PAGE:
Napping at Work…good fatigue strategy or dismissable offence?

Napping at work, good fatigue strategy or dismissable offence?

Whilst working alongside many shift working organisations, Dr Trent Watson has had an increasing number of enquiries about the position they should take with regards to napping at work.

Napping at work

Evidence indicates that napping can be used as an effective control to reduce the risk of a fatigue-related incident or accident, but it does present other risks (e.g. sleep inertia, sleep disruption, lack of immediate environmental awareness). It would also seem reasonable to allow and provide for napping opportunities for shift workers to sleep and better manage circadian disruption inherent in shift working.

However, there is also a duty of care and reasonable expectation of the worker to take responsibility and be transparent with respect to their experience of fatigue and their fitness for work. Thus, it is incumbent on the workplace to provide a clear, systematic and supportive approach to fatigue, and specifically napping, to ensure a culture of responsibility, transparency, support and shared action prevails.

Due to the identified risks of napping, it should be done in a controlled manner and environment, particularly in high risk work environments. Leaders of a business will need to decide whether to include napping as a formal control in the workplace fatigue procedure. In doing so, it will also need to be decided whether to use a prescriptive or flexible approach, as outlined below.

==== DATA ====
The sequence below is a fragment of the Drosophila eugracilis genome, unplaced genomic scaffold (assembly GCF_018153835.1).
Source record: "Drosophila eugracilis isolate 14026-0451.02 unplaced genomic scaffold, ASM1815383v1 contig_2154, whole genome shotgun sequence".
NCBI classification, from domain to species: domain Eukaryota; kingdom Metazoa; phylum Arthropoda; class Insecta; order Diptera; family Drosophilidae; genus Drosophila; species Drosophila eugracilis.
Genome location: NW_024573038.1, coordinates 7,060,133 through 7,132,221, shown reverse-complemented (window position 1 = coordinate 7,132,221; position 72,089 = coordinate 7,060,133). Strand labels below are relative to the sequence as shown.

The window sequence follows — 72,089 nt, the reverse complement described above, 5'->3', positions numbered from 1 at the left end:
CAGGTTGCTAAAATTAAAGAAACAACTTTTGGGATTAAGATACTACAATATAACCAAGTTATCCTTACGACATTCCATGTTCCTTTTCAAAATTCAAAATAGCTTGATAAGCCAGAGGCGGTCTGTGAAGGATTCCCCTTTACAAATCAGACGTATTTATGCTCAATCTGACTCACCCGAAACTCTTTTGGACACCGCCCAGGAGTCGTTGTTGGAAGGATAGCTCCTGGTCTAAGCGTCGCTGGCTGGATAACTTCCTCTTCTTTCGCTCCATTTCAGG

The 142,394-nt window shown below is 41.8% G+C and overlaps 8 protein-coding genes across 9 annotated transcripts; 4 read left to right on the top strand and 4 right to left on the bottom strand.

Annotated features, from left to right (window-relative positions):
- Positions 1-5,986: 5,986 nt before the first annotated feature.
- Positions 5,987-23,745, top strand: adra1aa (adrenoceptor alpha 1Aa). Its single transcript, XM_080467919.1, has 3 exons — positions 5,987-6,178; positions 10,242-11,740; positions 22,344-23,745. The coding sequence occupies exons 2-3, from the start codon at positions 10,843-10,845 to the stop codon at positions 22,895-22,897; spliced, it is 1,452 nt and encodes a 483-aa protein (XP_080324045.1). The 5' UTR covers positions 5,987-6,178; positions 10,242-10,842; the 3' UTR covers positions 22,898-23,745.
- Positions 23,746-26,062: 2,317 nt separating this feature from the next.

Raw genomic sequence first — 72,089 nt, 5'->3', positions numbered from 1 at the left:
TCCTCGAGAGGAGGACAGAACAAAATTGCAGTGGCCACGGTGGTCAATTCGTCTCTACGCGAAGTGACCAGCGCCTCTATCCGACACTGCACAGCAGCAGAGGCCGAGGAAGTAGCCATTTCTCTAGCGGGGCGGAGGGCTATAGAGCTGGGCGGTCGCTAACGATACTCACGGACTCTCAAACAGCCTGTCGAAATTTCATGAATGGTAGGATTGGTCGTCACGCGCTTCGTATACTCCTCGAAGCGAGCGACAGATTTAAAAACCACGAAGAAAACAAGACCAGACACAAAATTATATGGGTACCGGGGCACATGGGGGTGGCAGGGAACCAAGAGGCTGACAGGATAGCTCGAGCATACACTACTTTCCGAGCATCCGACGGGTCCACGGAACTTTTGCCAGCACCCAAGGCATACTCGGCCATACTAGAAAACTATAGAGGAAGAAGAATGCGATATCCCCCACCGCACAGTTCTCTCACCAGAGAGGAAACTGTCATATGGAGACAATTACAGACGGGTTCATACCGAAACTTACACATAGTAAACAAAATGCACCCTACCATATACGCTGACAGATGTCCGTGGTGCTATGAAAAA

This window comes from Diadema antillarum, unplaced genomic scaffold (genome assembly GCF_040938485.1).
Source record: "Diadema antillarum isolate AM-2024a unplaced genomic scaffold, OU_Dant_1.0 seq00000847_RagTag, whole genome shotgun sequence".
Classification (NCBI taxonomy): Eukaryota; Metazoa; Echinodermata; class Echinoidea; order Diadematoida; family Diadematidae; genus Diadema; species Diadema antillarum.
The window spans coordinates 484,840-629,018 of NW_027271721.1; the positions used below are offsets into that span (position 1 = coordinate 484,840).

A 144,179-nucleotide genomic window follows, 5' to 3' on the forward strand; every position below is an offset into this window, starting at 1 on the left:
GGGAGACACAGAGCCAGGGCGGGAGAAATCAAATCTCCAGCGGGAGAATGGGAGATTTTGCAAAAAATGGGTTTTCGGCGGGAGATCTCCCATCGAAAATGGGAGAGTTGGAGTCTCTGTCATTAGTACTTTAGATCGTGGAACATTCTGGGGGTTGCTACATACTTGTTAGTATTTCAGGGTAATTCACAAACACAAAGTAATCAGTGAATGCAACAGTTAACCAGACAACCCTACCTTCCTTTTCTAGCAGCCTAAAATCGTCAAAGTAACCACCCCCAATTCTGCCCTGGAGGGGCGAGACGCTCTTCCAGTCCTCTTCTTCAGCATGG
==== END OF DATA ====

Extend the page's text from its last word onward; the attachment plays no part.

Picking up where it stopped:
1. Prescriptive approach: Detail where (locations), when (personal breaks, needs basis) and how (supervisor approval) napping will occur in the workplace.
  2. Flexible approach: Napping allowed as a fatigue control only after supervisor approval to ensure it is monitored and managed.

Ultimately, the final decision will be up to the leaders of an organisation to determine what they believe is “reasonably practicable” to ensure the health and safety of their workers within the context of their work environment, risk appetite, knowledge, attitudes, beliefs and experiences with respect to fatigue management.

For the full article and answers to the following questions;

  • The evidence – Is napping an effective control for fatigue risk?
  • What are the organisational legal responsibilities?
  • What are other workplaces doing?
  • What is the worker’s duty of care in a high-risk work environment?
  • What are reasonable options for napping in the workplace?
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